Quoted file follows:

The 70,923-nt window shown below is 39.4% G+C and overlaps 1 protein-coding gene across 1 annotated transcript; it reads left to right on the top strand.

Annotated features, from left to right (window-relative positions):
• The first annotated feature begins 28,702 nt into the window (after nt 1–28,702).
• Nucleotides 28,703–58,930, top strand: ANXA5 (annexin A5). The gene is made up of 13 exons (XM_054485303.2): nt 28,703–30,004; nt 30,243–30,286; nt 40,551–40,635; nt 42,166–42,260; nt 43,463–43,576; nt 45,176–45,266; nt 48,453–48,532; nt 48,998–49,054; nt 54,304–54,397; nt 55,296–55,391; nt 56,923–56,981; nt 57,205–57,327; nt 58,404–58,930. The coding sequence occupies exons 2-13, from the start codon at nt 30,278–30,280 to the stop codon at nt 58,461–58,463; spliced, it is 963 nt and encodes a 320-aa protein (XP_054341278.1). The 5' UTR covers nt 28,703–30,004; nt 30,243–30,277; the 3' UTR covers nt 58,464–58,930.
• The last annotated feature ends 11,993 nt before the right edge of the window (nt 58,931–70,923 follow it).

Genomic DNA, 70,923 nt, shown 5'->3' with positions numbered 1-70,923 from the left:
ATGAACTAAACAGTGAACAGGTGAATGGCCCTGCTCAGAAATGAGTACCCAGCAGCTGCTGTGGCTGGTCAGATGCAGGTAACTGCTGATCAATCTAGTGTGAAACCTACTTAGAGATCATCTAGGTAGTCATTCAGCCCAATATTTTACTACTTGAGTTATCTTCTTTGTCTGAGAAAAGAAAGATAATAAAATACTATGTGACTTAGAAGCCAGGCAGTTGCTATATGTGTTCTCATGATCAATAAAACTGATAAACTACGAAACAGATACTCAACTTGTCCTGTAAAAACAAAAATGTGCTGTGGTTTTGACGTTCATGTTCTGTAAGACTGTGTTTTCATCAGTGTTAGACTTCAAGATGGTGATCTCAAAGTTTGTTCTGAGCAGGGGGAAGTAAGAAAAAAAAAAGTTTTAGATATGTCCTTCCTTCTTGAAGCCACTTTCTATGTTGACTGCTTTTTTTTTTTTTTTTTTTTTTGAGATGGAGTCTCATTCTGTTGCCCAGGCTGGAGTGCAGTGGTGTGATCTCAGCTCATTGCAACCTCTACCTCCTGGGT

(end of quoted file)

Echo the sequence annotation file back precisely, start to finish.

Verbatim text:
The 70,923-nt window shown below is 39.4% G+C and overlaps 1 protein-coding gene across 1 annotated transcript; it reads left to right on the top strand.

Annotated features, from left to right (window-relative positions):
• The first annotated feature begins 28,702 nt into the window (after nt 1–28,702).
• Nucleotides 28,703–58,930, top strand: ANXA5 (annexin A5). The gene is made up of 13 exons (XM_054485303.2): nt 28,703–30,004; nt 30,243–30,286; nt 40,551–40,635; nt 42,166–42,260; nt 43,463–43,576; nt 45,176–45,266; nt 48,453–48,532; nt 48,998–49,054; nt 54,304–54,397; nt 55,296–55,391; nt 56,923–56,981; nt 57,205–57,327; nt 58,404–58,930. The coding sequence occupies exons 2-13, from the start codon at nt 30,278–30,280 to the stop codon at nt 58,461–58,463; spliced, it is 963 nt and encodes a 320-aa protein (XP_054341278.1). The 5' UTR covers nt 28,703–30,004; nt 30,243–30,277; the 3' UTR covers nt 58,464–58,930.
• The last annotated feature ends 11,993 nt before the right edge of the window (nt 58,931–70,923 follow it).

Genomic DNA, 70,923 nt, shown 5'->3' with positions numbered 1-70,923 from the left:
ATGAACTAAACAGTGAACAGGTGAATGGCCCTGCTCAGAAATGAGTACCCAGCAGCTGCTGTGGCTGGTCAGATGCAGGTAACTGCTGATCAATCTAGTGTGAAACCTACTTAGAGATCATCTAGGTAGTCATTCAGCCCAATATTTTACTACTTGAGTTATCTTCTTTGTCTGAGAAAAGAAAGATAATAAAATACTATGTGACTTAGAAGCCAGGCAGTTGCTATATGTGTTCTCATGATCAATAAAACTGATAAACTACGAAACAGATACTCAACTTGTCCTGTAAAAACAAAAATGTGCTGTGGTTTTGACGTTCATGTTCTGTAAGACTGTGTTTTCATCAGTGTTAGACTTCAAGATGGTGATCTCAAAGTTTGTTCTGAGCAGGGGGAAGTAAGAAAAAAAAAAGTTTTAGATATGTCCTTCCTTCTTGAAGCCACTTTCTATGTTGACTGCTTTTTTTTTTTTTTTTTTTTTTGAGATGGAGTCTCATTCTGTTGCCCAGGCTGGAGTGCAGTGGTGTGATCTCAGCTCATTGCAACCTCTACCTCCTGGGT